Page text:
Is the deep, hot biosphere hypothesis true? I couldn’t say not being an expert in this field. However, I will say that Thomas Gold shows himself to be a first class scientist by asking the questions. There has been a tendency in recent years to view science as some sort of final authority with all of the answers. How many times have you heard the latest study viewed as some sort of message from on high, or heard the phrase settled science? This is a misuse of science. Science is not an authority, but a method for asking the questions. Sometimes the most important work a scientist can do is to ask questions that everyone thinks they know the answer to. In this regard, The Deep, Hot Biosphere is an interesting book that is sure to make you think.

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5 Responses to “The Deep Hot Biosphere”

  1. Ben Dattilo Says:

    I heard of his abiogenic methane hypothesis over a decade ago when he drilled his test wells and claimed to have found oil in Pre-Cambrian basement rock. I had not heard anything about linking the origin of coal or metallic deposits to this hypothesis. Is that really in the book?

    • David Hoffman Says:

      Yes, in chapters 5 and 7. If I remember correctly, Thomas Gold speculated that coal is formed from hydrocarbons traveling towards the surface. As they rise, they lose hydrogen to oxygen molecules and so become more and more purely carbon and end up being deposited as various grades of coal. He also speculated that metals dissolved in these liquid or gaseous hydrocarbons would be a better explanation for the concentration of metal ores into veins than these metals dissolved in water.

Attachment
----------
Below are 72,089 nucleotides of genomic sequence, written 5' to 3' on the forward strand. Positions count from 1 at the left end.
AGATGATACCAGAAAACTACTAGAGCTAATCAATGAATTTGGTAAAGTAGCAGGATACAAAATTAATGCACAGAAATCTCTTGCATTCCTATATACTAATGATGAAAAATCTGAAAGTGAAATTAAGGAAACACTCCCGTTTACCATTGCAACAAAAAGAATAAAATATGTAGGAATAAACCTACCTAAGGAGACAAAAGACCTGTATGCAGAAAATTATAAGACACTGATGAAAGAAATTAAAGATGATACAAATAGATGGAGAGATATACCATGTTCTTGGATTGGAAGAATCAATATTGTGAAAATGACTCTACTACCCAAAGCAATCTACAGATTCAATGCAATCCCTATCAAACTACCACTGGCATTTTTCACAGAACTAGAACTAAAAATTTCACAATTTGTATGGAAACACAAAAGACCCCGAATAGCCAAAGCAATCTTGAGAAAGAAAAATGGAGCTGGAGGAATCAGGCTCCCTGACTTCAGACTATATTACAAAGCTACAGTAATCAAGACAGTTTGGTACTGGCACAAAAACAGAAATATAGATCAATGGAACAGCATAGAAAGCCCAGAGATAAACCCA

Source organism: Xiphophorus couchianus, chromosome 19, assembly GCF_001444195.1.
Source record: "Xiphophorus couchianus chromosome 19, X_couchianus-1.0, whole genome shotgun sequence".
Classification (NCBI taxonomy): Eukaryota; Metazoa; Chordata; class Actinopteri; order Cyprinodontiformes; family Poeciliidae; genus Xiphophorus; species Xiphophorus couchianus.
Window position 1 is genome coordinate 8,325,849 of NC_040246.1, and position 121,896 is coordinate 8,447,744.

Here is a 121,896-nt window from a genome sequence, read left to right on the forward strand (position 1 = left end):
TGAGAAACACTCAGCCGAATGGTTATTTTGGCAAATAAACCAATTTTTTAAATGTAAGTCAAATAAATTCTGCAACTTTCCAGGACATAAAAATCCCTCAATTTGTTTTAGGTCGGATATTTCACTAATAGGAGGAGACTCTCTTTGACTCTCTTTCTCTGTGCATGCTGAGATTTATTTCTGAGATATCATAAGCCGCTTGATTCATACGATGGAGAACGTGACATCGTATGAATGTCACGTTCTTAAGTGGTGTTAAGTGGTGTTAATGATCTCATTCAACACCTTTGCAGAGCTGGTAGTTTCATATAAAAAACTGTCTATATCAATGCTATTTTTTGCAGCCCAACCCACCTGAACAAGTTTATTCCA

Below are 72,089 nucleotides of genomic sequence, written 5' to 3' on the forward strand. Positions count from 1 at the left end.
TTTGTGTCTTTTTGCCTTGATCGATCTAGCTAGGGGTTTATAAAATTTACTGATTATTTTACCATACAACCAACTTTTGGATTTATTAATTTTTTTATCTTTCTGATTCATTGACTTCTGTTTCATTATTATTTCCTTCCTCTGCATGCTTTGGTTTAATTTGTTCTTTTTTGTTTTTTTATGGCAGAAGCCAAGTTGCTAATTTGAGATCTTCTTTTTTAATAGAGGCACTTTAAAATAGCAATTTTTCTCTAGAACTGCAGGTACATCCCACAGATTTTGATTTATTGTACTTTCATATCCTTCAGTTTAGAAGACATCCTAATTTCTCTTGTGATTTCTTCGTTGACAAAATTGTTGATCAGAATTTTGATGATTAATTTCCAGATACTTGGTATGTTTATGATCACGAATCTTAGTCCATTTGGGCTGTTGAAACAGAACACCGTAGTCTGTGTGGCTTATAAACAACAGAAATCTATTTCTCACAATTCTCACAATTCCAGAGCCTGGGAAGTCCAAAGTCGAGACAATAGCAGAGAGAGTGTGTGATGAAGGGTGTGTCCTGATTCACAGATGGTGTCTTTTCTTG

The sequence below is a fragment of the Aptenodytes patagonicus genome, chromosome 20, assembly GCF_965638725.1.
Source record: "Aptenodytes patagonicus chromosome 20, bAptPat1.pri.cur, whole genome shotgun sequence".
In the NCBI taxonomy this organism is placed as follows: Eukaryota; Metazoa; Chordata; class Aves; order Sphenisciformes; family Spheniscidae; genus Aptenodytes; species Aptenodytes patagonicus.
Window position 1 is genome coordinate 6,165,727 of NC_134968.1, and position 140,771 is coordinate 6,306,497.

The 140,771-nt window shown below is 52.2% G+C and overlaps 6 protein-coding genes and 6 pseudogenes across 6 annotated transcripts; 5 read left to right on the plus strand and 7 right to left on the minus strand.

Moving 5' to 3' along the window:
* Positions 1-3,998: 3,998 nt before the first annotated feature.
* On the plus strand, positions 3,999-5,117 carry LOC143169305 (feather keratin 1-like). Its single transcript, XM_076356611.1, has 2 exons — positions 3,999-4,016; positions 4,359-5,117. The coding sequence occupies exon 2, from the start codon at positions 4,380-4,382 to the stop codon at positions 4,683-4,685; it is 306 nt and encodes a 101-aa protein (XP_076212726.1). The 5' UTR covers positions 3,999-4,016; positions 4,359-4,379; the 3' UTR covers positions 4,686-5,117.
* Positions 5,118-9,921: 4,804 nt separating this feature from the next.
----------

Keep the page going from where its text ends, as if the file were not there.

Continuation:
As a geologist, you would know better than I how much credence to give to this hypothesis, though I am afraid I have done a poor job summarizing it.

      • Ben Dattilo Says:

        My first response is to call it a classic case of physicist hubris.
        I should read it to get the arguments straight, but if he went as far as to argue coal, then it is little wonder that geologists dismissed his work. A deep biosphere is a possibility (because archaea are very odd in their environmental preferences), and deep, non-biogenic methane is at least plausible, if for no other reason than its presence, sometimes in massive quantities, on other planets. Countering the deep methane is mainly the idea of how the earth was differentiated–most of the methane should have escaped to the atmosphere.